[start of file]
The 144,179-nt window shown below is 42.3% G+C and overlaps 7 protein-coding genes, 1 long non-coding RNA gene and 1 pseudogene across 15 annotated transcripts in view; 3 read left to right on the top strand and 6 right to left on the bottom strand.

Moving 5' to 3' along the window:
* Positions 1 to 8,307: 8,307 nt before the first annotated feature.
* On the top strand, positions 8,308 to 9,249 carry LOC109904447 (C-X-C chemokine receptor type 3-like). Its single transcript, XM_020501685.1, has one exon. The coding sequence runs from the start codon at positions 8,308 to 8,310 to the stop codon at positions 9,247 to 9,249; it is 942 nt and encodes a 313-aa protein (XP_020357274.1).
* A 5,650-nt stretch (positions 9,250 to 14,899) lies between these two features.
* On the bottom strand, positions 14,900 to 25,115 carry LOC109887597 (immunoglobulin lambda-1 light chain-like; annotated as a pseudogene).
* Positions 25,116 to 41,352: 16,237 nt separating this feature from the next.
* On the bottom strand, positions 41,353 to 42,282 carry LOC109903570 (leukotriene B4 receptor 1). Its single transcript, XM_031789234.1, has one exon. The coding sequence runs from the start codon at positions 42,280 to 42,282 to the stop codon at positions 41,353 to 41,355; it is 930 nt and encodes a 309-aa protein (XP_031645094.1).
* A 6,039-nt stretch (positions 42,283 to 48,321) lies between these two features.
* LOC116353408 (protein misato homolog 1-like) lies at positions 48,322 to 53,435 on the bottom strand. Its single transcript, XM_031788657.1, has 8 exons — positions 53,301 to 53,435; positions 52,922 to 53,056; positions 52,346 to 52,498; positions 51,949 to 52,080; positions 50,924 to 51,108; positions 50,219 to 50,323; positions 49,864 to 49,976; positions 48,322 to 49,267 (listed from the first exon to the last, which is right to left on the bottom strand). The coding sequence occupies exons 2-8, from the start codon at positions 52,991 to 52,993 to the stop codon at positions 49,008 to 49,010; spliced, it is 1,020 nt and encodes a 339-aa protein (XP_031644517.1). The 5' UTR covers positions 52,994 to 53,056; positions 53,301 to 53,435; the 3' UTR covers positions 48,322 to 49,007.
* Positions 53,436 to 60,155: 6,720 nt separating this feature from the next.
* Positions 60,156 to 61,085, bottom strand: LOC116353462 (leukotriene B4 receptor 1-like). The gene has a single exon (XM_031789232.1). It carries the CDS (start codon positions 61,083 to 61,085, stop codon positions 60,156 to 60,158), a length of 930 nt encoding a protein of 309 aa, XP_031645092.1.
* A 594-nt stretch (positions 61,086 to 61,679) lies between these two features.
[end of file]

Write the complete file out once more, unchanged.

The 144,179-nt window shown below is 42.3% G+C and overlaps 7 protein-coding genes, 1 long non-coding RNA gene and 1 pseudogene across 15 annotated transcripts in view; 3 read left to right on the top strand and 6 right to left on the bottom strand.

Moving 5' to 3' along the window:
* Positions 1 to 8,307: 8,307 nt before the first annotated feature.
* On the top strand, positions 8,308 to 9,249 carry LOC109904447 (C-X-C chemokine receptor type 3-like). Its single transcript, XM_020501685.1, has one exon. The coding sequence runs from the start codon at positions 8,308 to 8,310 to the stop codon at positions 9,247 to 9,249; it is 942 nt and encodes a 313-aa protein (XP_020357274.1).
* A 5,650-nt stretch (positions 9,250 to 14,899) lies between these two features.
* On the bottom strand, positions 14,900 to 25,115 carry LOC109887597 (immunoglobulin lambda-1 light chain-like; annotated as a pseudogene).
* Positions 25,116 to 41,352: 16,237 nt separating this feature from the next.
* On the bottom strand, positions 41,353 to 42,282 carry LOC109903570 (leukotriene B4 receptor 1). Its single transcript, XM_031789234.1, has one exon. The coding sequence runs from the start codon at positions 42,280 to 42,282 to the stop codon at positions 41,353 to 41,355; it is 930 nt and encodes a 309-aa protein (XP_031645094.1).
* A 6,039-nt stretch (positions 42,283 to 48,321) lies between these two features.
* LOC116353408 (protein misato homolog 1-like) lies at positions 48,322 to 53,435 on the bottom strand. Its single transcript, XM_031788657.1, has 8 exons — positions 53,301 to 53,435; positions 52,922 to 53,056; positions 52,346 to 52,498; positions 51,949 to 52,080; positions 50,924 to 51,108; positions 50,219 to 50,323; positions 49,864 to 49,976; positions 48,322 to 49,267 (listed from the first exon to the last, which is right to left on the bottom strand). The coding sequence occupies exons 2-8, from the start codon at positions 52,991 to 52,993 to the stop codon at positions 49,008 to 49,010; spliced, it is 1,020 nt and encodes a 339-aa protein (XP_031644517.1). The 5' UTR covers positions 52,994 to 53,056; positions 53,301 to 53,435; the 3' UTR covers positions 48,322 to 49,007.
* Positions 53,436 to 60,155: 6,720 nt separating this feature from the next.
* Positions 60,156 to 61,085, bottom strand: LOC116353462 (leukotriene B4 receptor 1-like). The gene has a single exon (XM_031789232.1). It carries the CDS (start codon positions 61,083 to 61,085, stop codon positions 60,156 to 60,158), a length of 930 nt encoding a protein of 309 aa, XP_031645092.1.
* A 594-nt stretch (positions 61,086 to 61,679) lies between these two features.